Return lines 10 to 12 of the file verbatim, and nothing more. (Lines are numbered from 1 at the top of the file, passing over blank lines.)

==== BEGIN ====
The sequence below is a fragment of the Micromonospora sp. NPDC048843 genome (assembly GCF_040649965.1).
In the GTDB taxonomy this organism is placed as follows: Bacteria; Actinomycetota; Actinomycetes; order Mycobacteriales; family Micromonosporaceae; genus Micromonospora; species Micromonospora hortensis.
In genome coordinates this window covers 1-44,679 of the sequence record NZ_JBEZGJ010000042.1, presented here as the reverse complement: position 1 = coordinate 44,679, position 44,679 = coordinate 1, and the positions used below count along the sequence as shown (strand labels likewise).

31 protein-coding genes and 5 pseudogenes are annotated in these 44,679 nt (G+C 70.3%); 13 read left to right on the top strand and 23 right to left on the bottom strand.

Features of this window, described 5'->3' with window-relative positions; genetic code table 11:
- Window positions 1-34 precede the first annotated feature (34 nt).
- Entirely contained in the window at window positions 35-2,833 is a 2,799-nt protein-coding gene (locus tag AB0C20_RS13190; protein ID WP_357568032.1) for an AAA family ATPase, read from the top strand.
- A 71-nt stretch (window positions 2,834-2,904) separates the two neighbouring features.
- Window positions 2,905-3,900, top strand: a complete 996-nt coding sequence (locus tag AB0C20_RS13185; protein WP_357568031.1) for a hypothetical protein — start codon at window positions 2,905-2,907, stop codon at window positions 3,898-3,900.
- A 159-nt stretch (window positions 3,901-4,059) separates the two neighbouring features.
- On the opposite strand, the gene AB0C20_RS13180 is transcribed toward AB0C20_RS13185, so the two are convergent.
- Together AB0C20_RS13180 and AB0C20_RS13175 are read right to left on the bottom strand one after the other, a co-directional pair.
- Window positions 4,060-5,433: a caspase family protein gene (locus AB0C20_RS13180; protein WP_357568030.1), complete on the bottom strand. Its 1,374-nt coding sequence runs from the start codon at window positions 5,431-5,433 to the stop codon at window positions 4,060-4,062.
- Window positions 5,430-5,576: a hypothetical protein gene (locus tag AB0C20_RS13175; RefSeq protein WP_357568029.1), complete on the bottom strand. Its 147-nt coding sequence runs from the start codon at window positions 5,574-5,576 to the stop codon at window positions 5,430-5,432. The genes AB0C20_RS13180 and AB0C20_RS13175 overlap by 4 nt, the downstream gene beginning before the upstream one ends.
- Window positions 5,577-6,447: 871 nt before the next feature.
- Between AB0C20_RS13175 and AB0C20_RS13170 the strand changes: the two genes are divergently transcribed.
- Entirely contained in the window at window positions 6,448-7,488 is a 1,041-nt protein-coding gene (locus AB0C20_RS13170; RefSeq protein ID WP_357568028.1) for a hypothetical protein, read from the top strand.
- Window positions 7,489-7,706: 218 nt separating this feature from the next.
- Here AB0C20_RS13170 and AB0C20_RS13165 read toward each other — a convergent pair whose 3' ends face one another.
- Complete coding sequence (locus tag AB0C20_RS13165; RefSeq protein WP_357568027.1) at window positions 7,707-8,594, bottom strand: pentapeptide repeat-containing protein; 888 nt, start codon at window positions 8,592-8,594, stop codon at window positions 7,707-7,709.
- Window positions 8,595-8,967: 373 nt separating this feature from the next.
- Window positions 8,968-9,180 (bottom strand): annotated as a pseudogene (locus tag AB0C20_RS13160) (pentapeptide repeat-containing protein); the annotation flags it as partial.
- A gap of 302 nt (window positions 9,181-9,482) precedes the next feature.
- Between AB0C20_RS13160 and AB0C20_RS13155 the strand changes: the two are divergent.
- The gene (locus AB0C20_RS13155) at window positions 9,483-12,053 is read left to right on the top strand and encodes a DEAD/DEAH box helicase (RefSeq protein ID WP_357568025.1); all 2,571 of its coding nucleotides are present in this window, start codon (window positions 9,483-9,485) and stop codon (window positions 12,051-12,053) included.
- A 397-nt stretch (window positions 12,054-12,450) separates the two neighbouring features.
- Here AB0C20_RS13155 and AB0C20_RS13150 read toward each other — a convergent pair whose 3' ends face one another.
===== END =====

- A 159-nt stretch (window positions 3,901-4,059) separates the two neighbouring features.
- On the opposite strand, the gene AB0C20_RS13180 is transcribed toward AB0C20_RS13185, so the two are convergent.
- Together AB0C20_RS13180 and AB0C20_RS13175 are read right to left on the bottom strand one after the other, a co-directional pair.